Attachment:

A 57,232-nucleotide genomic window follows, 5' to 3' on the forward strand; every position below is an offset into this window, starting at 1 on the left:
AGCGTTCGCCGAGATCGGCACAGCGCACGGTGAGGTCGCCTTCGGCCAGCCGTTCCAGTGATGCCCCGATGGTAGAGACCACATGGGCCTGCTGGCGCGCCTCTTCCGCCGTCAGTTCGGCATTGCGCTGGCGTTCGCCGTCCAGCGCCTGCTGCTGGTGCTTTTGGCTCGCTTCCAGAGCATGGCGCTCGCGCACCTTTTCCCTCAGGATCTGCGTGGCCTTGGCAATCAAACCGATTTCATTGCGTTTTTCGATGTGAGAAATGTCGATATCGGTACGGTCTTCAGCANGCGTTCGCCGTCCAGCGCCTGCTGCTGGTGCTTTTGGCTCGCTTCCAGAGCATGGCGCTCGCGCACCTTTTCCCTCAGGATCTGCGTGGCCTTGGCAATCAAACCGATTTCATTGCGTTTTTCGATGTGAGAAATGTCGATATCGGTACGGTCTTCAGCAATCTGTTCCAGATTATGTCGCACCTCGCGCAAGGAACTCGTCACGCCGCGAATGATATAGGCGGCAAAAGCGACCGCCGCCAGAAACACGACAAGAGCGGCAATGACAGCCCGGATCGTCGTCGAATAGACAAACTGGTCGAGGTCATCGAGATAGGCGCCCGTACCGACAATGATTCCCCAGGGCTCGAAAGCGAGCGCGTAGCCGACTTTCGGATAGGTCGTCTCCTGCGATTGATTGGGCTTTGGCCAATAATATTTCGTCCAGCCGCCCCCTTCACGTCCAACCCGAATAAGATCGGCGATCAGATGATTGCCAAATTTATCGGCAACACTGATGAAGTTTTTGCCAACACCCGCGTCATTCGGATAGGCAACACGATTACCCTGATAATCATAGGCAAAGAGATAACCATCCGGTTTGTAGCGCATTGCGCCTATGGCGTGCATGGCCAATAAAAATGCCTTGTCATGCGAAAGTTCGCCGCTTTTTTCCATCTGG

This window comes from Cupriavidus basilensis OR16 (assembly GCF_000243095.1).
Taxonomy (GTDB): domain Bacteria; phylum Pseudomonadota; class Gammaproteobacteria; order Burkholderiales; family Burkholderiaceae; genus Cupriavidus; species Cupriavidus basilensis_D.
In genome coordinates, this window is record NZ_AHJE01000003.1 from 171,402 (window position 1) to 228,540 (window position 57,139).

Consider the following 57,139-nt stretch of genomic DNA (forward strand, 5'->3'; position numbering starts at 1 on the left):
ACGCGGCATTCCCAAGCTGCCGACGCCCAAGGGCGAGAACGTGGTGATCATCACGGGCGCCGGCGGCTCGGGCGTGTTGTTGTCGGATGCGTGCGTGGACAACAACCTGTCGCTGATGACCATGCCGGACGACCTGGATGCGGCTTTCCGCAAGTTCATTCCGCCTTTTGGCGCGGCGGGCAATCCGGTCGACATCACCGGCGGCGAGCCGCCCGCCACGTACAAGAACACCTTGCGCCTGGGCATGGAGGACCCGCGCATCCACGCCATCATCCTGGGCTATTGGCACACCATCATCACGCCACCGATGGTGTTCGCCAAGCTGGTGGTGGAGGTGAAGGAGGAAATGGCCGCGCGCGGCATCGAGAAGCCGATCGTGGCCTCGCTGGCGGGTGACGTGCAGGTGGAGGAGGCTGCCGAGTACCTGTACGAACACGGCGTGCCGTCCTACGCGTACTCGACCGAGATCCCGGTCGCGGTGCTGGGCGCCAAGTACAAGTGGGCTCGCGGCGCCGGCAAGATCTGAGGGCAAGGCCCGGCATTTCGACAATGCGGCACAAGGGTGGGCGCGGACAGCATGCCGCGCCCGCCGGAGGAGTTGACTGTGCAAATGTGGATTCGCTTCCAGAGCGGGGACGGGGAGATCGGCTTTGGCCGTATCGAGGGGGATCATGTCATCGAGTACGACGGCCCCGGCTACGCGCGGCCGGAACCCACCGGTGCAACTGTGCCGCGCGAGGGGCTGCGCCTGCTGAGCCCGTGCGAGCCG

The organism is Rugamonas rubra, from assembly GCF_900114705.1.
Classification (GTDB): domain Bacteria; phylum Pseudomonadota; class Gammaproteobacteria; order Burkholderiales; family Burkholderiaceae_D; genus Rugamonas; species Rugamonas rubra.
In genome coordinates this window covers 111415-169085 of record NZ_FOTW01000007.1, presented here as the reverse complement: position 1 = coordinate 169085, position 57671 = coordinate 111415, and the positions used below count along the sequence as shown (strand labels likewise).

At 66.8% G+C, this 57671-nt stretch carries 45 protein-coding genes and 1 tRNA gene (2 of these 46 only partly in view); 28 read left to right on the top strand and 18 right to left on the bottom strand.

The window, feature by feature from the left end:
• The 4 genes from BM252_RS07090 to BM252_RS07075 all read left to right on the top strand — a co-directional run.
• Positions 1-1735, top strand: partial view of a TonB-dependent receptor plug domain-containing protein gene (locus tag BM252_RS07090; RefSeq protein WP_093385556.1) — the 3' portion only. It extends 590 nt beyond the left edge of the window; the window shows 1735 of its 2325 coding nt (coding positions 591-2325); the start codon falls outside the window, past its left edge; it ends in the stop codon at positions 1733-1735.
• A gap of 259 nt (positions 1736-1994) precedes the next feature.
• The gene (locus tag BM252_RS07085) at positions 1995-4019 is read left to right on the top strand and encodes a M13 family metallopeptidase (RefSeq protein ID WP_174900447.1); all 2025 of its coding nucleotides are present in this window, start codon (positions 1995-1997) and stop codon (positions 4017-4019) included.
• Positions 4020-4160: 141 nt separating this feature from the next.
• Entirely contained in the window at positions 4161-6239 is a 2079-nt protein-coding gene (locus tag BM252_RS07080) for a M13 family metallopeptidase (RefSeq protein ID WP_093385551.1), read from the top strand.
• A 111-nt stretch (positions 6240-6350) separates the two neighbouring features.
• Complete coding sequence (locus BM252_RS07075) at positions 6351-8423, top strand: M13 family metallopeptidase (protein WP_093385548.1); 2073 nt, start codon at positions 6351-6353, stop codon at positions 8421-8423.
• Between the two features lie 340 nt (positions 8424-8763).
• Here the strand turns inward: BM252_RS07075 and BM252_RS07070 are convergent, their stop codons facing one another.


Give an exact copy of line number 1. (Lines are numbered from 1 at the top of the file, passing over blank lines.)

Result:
A 57,232-nucleotide genomic window follows, 5' to 3' on the forward strand; every position below is an offset into this window, starting at 1 on the left: